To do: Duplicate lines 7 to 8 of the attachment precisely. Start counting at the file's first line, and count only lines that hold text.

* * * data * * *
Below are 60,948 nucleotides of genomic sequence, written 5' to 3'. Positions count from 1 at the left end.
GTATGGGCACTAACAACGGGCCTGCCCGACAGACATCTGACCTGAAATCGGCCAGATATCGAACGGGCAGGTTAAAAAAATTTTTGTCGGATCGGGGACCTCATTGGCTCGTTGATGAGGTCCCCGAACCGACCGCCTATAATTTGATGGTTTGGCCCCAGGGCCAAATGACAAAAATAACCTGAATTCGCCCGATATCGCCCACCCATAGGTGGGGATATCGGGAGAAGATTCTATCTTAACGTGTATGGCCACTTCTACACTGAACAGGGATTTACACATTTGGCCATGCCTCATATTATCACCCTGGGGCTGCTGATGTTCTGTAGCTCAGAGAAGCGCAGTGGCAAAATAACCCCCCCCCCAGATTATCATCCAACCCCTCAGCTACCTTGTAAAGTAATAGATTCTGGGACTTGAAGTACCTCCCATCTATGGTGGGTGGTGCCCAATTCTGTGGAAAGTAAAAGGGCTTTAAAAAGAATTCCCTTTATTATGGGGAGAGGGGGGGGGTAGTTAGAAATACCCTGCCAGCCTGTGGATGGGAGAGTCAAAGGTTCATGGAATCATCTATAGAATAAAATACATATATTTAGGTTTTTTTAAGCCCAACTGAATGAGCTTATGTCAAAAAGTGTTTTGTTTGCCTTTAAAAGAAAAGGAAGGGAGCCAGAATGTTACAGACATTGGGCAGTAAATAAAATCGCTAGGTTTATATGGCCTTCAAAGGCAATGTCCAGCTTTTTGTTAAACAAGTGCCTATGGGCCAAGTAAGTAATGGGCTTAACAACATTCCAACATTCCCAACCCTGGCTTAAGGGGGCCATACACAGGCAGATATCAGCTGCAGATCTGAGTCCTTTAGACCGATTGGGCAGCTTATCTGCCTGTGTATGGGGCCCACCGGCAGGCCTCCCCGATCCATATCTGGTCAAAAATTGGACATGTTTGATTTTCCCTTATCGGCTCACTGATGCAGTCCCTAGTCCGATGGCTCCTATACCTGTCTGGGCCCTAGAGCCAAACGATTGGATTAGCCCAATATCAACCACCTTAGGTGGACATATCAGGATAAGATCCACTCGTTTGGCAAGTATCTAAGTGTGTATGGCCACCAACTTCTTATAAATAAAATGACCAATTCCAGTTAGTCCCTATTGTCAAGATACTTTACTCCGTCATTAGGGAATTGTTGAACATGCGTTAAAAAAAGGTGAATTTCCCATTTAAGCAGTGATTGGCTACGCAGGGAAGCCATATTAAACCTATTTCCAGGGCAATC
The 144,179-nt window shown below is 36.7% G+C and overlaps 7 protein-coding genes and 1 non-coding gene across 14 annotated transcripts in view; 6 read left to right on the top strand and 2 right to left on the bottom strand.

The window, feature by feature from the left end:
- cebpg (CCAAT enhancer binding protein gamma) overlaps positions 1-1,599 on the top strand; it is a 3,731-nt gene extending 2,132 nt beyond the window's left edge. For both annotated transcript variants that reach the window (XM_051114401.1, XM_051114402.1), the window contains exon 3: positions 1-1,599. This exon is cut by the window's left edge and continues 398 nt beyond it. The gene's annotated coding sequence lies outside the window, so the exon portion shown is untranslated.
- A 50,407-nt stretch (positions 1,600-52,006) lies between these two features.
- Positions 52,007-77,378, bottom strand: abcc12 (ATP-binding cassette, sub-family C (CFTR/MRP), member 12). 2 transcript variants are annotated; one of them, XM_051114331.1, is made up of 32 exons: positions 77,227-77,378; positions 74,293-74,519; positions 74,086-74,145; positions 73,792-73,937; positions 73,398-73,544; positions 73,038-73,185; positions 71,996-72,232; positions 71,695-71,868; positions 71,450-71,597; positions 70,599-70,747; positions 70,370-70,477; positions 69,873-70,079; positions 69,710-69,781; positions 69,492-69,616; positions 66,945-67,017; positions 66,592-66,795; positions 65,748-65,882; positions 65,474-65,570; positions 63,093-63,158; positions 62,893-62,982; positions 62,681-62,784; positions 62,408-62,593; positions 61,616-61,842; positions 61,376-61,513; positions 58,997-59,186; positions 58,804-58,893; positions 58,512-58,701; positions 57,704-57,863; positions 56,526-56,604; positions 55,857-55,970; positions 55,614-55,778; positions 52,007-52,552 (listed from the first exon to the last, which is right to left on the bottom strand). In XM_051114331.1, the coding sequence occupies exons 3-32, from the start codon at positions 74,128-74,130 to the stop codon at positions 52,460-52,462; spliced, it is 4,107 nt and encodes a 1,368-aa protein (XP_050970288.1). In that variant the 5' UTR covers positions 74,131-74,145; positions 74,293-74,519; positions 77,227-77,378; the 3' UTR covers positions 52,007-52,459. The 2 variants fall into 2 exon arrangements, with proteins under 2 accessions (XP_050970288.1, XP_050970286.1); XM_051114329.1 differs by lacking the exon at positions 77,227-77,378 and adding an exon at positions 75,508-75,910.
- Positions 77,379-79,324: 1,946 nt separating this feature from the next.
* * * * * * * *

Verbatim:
- Positions 52,007-77,378, bottom strand: abcc12 (ATP-binding cassette, sub-family C (CFTR/MRP), member 12). 2 transcript variants are annotated; one of them, XM_051114331.1, is made up of 32 exons: positions 77,227-77,378; positions 74,293-74,519; positions 74,086-74,145; positions 73,792-73,937; positions 73,398-73,544; positions 73,038-73,185; positions 71,996-72,232; positions 71,695-71,868; positions 71,450-71,597; positions 70,599-70,747; positions 70,370-70,477; positions 69,873-70,079; positions 69,710-69,781; positions 69,492-69,616; positions 66,945-67,017; positions 66,592-66,795; positions 65,748-65,882; positions 65,474-65,570; positions 63,093-63,158; positions 62,893-62,982; positions 62,681-62,784; positions 62,408-62,593; positions 61,616-61,842; positions 61,376-61,513; positions 58,997-59,186; positions 58,804-58,893; positions 58,512-58,701; positions 57,704-57,863; positions 56,526-56,604; positions 55,857-55,970; positions 55,614-55,778; positions 52,007-52,552 (listed from the first exon to the last, which is right to left on the bottom strand). In XM_051114331.1, the coding sequence occupies exons 3-32, from the start codon at positions 74,128-74,130 to the stop codon at positions 52,460-52,462; spliced, it is 4,107 nt and encodes a 1,368-aa protein (XP_050970288.1). In that variant the 5' UTR covers positions 74,131-74,145; positions 74,293-74,519; positions 77,227-77,378; the 3' UTR covers positions 52,007-52,459. The 2 variants fall into 2 exon arrangements, with proteins under 2 accessions (XP_050970288.1, XP_050970286.1); XM_051114329.1 differs by lacking the exon at positions 77,227-77,378 and adding an exon at positions 75,508-75,910.
- Positions 77,379-79,324: 1,946 nt separating this feature from the next.